When it comes to the manipulations of spontaneity in the marketplace, Mason sees how larger forces are at work, which manipulate economic subjectivity in terms of choice and consumer fashion. With national identity too, gut feelings are never just the outcome of one’s own experience, even though they are stronger. They are also formed by social forces, if slower historical ones that shape us. Nationalism developed alongside industrialisation. The nation that initiated this was “God’s firstborn: England”, in Liah Greenfeld’s terms. Thanks to its legal structures and naval power England precipitated the industrial revolution that transformed humankind. All other societies had to mobilise their resources to resist being subordinated by its impact, to catch up and industrialise themselves – from America, to France, to Germany and China. It was this material ‘nationalisation’, as Ernest Geller argued, that brought pre-industrial societies into the modern world via nation states. They did so culturally, with print culture generating the extraordinary identification of oneself with many others, so powerful that, as Ben Anderson sets out in Imagined Communities, they are willing to die for them.
As the first modern nation, the English enjoyed an enormous advantage. They did not need to rebel against others. They had no need to internally forge their nationalism to defend themselves, rather were the threat to others from the start. Their immediate island neighbours were recruited into what became a joint project: the British, not the English Empire. In the early 1970s, Tom Nairn wrote The Left against Europe to explore why the Labour movement and the British left felt no need to be European, and overwhelmingly resisted becoming part of the European Union both in 1972 when the UK joined and in 1975 when there was the first referendum on membership.
British imperialists were not simply the first, the biggest, and the most successful plunderers on the international scene; they were also the best at pretending that their empire was really something else. It was this ‘liberal imperialism’ which the British workers’ movements grew up within. From the outset therefore, nationalism was to assume for them this distinctive and tenacious colouring. Their ‘living community’, their ‘participant democracy’ was not that of a mere battling nation-state: it merged into a greater, spiritual, multi-racial, inter-continental and realistically heterogeneous something-or-other.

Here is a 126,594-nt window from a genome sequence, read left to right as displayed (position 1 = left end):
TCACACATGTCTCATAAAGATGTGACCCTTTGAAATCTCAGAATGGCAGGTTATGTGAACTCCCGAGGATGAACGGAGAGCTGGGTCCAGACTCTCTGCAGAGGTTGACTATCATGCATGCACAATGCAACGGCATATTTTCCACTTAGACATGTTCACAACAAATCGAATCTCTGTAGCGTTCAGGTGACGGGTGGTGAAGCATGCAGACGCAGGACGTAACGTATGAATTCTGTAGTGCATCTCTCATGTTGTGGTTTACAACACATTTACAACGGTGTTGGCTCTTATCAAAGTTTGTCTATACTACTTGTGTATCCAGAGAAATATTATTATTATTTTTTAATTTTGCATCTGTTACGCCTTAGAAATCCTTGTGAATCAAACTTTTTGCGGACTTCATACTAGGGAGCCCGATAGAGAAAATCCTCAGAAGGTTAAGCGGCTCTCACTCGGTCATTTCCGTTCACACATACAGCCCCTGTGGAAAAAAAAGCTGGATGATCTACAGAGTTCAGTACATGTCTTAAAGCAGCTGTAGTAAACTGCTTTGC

Today, it is remains excruciatingly painful for many on the left who are the inheritors of the workers’ movement to abandon their special something-or-other for, well, for Englishness. Instead, in the Labour party, Britishness has been embraced with even greater resilience than on the Tory right. But Scottish nationalism has not just become an indelible part of the UK. Its political expression, the SNP, has expelled Labour from its Scottish redoubts. While Scottish Toryism was an addition to the English Tories, the Labour party was co-created by Scottish and Welsh leaders alongside English ones. From the start, ‘Labourism’ was always British; just as the island’s working class was formed by Clydeside and the Welsh valleys as much as the Black Country and the London docks. The profound grip of this experience means that even after the end of New Labour, when the SNP has clearly displaced the party in Scotland, Labour leaders such as Ed Miliband and Jeremy Corbyn – both Londoners – found the idea of Labour becoming an English party unimaginable. A visceral shudder went through them and their supporters at the thought. To become what they clearly and obviously are remains intolerable.
There are political reasons for Labour’s resistance to recognising itself as an English party. It points towards abandoning an absolute commitment to governing alone, which is built into winner-takes-all Westminster politics. Labour is very tribal and party members hate the idea of electoral alliances. There is also a cultural imaginary getting in the way. A good look in the mirror without their British make-up would tell them they are English. But they fear the perception that they will be seen as narrow, Farage-like, bigoted and altogether dreadful – “bogus” is Mason’s word – and go to the most extraordinary contortions to deny it, one being a direct leap into internationalism.